Dana Howard, PhD, Comments
In the way of possible critiques to this position, commentators point out that many stored samples will be used for genomic research. Furthermore, genomic data are impossible to truly deidentify, thus suggesting that the now-adult donors should have the opportunity to assess whether they are comfortable with the privacy risks incurred from the ongoing use of their samples.10
We are not claiming that parents can provide authorization for future studies that pose significant risks to their children (absent the potential for clinical benefit). However, although it may be impossible to promise absolute privacy protection for donors of biospecimens, the chance of an actual breech remains exceedingly low. As of yet, there have been no documented cases of individuals being reidentified for nefarious purposes. There is a chance that breaches have occurred and have not been reported, although this possibility is remote given the attention and care that the research enterprise gives to the protection of genomic data. Furthermore, even if the risk of reidentification were higher, there is scant evidence that such exposure would lead to tangible harms.11 This is not to dismiss privacy concerns as unimportant but rather to suggest the need for a clearheaded assessment of privacy risks when they are the basis for requiring pediatric reconsent.
Moreover, our conclusion that the now-adult donors are not subjects of future studies conducted on their pediatric samples does not imply that their interests should be ignored with respect to these studies. Donors with significant personal concerns could be permitted to request the withdrawal of their samples when they become adults; they just needn’t be asked for consent or assiduously tracked.
Second, recent controversy over research with newborn screening bloodspots has raised a concern about possible loss in trust for research with biospecimens.12 Notably, cases about newborn bloodspot research brought in Texas and Minnesota resulted in the destruction of millions of samples. However, these controversies arose because parental permission for the use of samples in research was not obtained. We advocate for obtaining parental permission and assent of the child when appropriate. This should substantially reduce the potential for distrust. Nonetheless, one may worry that failure to obtain donors’ consent at adulthood may still have a deleterious impact on the public’s perception of research, especially when parents provide broad consent for a wide range of future studies.
To assess whether this is a significant concern, more empirical research is needed.13 Some studies found that the public supports broad parental authorization for the future research use of children’s biospecimens.14 Other studies suggest that individuals may prefer limiting parental authority to more specific consent.15 Given the lack of clarity on what type of parental authorization is most appropriate in this context, the most important step to protect public trust may be to make sure parents are aware of the scope of the future studies for which they are consenting and the limited risks that their permission confers onto their children.
Benjamin E. Berkman, JD, MPH, David Wendler, PhD, and Dana Howard, PhD, Comment
We have presented a controversial view about pediatric reconsent that may seem counterintuitive in a field where autonomy is sacrosanct. Although our intention is not to undermine respect for persons, nor is it to undermine protections for pediatric donors, it is important to periodically question what respect and protection require of researchers in practice. The broad support for an obligation to obtain new consent at the age of majority is understandable but ripe for a challenge. Intuitively, it seems odd that a one-time sample donor remains a subject indefinitely. Given the burdens that such a requirement places on researchers (requiring them to track down past donors for additional consent or destroying valuable data and biospecimens when such consent is not possible), there should be an important ethical justification for imposing it. We see no such justification forthcoming. Rather than focusing on the gap between parental permission and individual consent, the relevant ethical question is whether parental permission is sufficient in the case of using stored samples in future studies that pose minimal risk. We believe it is. It is widely accepted that parents possess a broad authority to make decisions on behalf of their children, which can legitimately extend into adulthood. Such is the case with the collection of samples for future research; when parents permit their children’s samples to be stored, they have given sufficient authorization for the ongoing use of those samples, obviating the need for additional consent when the children reach adulthood unless the future studies require interaction with the donors or pose greater than minimal risk to them.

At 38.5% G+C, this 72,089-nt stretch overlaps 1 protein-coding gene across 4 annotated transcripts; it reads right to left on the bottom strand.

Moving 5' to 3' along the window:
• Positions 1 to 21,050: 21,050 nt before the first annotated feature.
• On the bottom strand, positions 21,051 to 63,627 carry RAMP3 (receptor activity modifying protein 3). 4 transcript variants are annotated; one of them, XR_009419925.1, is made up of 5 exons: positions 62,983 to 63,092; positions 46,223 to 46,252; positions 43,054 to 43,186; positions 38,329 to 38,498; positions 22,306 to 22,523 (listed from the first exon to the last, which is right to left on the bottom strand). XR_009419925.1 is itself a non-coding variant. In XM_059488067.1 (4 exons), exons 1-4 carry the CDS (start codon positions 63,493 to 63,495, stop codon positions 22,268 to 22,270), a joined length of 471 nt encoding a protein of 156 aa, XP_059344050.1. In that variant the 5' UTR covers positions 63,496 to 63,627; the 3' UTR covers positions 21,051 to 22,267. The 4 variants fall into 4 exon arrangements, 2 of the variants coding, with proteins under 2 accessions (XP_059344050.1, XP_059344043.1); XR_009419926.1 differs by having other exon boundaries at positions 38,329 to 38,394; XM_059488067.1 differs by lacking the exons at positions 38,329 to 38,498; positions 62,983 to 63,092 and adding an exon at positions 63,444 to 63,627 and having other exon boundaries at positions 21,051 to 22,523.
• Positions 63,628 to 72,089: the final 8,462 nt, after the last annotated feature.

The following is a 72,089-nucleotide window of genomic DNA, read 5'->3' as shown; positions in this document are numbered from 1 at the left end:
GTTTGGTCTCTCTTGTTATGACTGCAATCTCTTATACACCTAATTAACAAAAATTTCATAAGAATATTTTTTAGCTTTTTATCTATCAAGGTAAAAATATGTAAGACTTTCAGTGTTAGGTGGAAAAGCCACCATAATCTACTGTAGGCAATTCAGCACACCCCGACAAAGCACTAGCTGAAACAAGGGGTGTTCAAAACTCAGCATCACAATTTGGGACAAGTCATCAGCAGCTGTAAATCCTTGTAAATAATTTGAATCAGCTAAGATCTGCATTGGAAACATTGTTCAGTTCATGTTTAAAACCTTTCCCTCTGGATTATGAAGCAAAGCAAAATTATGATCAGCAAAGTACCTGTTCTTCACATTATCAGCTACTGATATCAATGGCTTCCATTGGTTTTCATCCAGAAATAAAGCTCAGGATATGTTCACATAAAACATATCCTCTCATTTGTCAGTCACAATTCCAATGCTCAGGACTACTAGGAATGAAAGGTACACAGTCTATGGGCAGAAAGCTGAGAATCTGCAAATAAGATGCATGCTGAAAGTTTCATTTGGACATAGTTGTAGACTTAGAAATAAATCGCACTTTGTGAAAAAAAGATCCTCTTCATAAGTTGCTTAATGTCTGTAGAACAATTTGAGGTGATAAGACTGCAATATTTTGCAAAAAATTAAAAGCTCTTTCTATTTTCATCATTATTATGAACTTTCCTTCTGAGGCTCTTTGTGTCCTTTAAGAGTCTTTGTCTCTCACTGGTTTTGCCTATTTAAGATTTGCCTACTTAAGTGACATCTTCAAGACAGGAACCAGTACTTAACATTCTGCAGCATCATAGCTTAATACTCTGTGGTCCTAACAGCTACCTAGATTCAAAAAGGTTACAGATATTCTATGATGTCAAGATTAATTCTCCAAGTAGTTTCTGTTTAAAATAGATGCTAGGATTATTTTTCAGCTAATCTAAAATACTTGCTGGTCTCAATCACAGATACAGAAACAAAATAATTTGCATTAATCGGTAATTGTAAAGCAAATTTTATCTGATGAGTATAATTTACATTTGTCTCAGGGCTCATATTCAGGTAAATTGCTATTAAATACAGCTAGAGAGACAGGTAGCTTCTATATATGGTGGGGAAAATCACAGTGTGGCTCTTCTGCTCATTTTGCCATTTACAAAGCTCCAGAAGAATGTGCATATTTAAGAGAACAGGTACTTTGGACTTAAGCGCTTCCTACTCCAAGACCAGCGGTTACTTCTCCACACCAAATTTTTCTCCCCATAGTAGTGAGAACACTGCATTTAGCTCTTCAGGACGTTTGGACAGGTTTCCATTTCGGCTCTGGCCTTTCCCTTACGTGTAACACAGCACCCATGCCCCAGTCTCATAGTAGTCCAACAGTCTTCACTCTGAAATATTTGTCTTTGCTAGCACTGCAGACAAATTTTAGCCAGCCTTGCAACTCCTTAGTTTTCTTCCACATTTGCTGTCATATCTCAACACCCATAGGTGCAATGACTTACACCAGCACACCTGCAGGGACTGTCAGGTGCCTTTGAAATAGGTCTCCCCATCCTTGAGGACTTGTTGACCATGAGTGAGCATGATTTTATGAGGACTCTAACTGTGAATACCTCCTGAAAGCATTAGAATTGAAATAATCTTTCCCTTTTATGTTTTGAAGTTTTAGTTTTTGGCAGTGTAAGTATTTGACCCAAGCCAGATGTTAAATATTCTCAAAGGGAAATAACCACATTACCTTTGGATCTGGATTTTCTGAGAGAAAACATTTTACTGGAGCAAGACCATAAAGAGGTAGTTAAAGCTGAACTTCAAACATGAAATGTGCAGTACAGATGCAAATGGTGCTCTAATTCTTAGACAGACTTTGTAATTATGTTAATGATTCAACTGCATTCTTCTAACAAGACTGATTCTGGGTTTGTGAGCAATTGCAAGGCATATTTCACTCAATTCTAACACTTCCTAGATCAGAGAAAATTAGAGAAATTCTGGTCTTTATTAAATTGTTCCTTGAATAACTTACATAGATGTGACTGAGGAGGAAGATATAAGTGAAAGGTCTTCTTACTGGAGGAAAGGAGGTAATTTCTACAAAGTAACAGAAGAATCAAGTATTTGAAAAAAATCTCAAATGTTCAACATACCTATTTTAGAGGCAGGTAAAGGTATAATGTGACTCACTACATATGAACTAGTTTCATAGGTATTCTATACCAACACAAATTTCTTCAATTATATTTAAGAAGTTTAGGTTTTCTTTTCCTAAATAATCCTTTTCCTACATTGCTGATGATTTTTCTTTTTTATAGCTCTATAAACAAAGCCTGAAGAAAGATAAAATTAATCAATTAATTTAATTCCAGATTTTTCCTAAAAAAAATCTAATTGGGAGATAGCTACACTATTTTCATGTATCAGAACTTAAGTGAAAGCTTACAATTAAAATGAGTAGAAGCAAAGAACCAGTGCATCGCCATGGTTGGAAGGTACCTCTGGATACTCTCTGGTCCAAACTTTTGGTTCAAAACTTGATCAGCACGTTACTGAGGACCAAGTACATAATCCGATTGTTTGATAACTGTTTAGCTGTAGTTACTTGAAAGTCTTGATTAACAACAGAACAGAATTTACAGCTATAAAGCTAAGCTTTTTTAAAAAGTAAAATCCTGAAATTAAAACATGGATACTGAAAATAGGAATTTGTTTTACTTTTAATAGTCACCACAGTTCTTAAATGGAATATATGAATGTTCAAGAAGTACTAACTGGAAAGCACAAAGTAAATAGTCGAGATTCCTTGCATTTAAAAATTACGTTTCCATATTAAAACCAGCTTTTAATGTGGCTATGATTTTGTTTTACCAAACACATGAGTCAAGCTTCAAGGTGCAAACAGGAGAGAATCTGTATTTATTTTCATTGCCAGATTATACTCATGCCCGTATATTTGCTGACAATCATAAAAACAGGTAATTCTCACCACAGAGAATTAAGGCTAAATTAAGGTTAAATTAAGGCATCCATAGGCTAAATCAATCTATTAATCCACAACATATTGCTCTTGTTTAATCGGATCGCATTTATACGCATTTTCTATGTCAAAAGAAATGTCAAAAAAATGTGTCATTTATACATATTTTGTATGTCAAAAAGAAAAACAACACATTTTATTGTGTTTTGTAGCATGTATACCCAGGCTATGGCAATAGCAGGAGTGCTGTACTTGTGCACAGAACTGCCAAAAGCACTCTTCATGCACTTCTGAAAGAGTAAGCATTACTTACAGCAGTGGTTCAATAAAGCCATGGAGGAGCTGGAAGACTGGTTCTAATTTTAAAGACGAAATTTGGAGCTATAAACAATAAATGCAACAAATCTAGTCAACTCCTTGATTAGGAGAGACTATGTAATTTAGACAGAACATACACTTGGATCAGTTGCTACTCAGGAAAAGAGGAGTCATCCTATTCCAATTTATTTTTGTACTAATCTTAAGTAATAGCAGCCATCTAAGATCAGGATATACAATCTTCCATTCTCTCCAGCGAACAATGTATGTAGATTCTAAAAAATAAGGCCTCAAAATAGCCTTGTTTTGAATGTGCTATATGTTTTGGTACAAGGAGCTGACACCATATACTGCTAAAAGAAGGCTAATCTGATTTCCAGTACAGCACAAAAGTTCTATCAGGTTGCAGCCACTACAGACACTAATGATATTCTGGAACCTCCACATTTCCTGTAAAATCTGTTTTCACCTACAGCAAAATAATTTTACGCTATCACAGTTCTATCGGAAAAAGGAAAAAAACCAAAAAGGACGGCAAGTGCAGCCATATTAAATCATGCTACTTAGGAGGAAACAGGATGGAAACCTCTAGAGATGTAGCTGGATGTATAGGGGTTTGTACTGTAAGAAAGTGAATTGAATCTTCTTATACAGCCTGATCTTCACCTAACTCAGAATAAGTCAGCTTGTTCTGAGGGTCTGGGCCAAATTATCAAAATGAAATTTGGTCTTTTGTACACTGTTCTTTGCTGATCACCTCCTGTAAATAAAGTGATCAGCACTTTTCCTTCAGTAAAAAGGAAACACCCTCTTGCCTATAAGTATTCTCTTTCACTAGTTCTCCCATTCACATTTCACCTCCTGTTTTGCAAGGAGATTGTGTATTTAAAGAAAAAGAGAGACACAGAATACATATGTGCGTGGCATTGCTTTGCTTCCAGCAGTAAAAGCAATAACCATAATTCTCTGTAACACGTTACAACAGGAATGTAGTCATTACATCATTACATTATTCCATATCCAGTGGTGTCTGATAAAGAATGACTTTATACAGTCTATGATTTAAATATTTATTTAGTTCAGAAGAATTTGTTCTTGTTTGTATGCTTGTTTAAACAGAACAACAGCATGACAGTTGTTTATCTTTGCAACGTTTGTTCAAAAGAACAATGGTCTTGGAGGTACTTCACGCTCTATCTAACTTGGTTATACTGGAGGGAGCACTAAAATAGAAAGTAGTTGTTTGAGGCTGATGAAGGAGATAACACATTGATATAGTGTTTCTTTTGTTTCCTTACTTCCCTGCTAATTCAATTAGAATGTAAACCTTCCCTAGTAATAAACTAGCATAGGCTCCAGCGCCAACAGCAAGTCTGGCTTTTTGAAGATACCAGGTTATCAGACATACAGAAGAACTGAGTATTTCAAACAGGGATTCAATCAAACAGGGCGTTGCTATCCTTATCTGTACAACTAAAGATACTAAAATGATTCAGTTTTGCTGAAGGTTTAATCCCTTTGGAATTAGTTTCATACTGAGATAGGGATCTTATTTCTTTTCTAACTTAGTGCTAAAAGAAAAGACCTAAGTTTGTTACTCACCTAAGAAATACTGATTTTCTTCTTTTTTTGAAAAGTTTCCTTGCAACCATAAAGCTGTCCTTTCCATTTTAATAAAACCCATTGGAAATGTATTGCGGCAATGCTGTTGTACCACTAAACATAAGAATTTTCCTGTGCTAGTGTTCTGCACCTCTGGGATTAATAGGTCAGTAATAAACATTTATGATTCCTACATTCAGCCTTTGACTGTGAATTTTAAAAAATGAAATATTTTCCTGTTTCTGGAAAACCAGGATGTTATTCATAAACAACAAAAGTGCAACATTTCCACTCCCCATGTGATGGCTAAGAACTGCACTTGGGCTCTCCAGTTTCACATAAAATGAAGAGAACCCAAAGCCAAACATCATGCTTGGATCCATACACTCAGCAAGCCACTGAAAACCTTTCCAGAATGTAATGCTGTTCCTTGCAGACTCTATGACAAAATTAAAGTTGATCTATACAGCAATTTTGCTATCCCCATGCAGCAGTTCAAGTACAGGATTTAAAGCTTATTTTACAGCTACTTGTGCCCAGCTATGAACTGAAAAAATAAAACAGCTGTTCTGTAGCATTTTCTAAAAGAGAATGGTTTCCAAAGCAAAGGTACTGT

All of the cases in Ethics Rounds are based on real events. Some incorporate elements of a number of different cases in order to better highlight a specific ethical dilemma.
institutional review board
Mr Berkman conceptualized the arguments and drafted the initial manuscript; Drs Howard and Wendler conceptualized the arguments and critically reviewed and revised the manuscript; and all authors approved the final manuscript as submitted and agree to be accountable for all aspects of the work.
The views herein are those of the authors and do not represent the views or policies of the Department of Health and Human Services or the National Institutes of Health.
FUNDING: Supported in part by the Intramural Research Program of the National Human Genome Research Institute. Funded by the National Institutes of Health (NIH).
COMPANION PAPER: A companion to this article can be found online at www.pediatrics.org/cgi/doi/10.1542/peds.2017-3038.
POTENTIAL CONFLICT OF INTEREST: The authors have indicated they have no potential conflicts of interest to disclose.
FINANCIAL DISCLOSURE: The authors have indicated they have no financial relationships relevant to this article to disclose.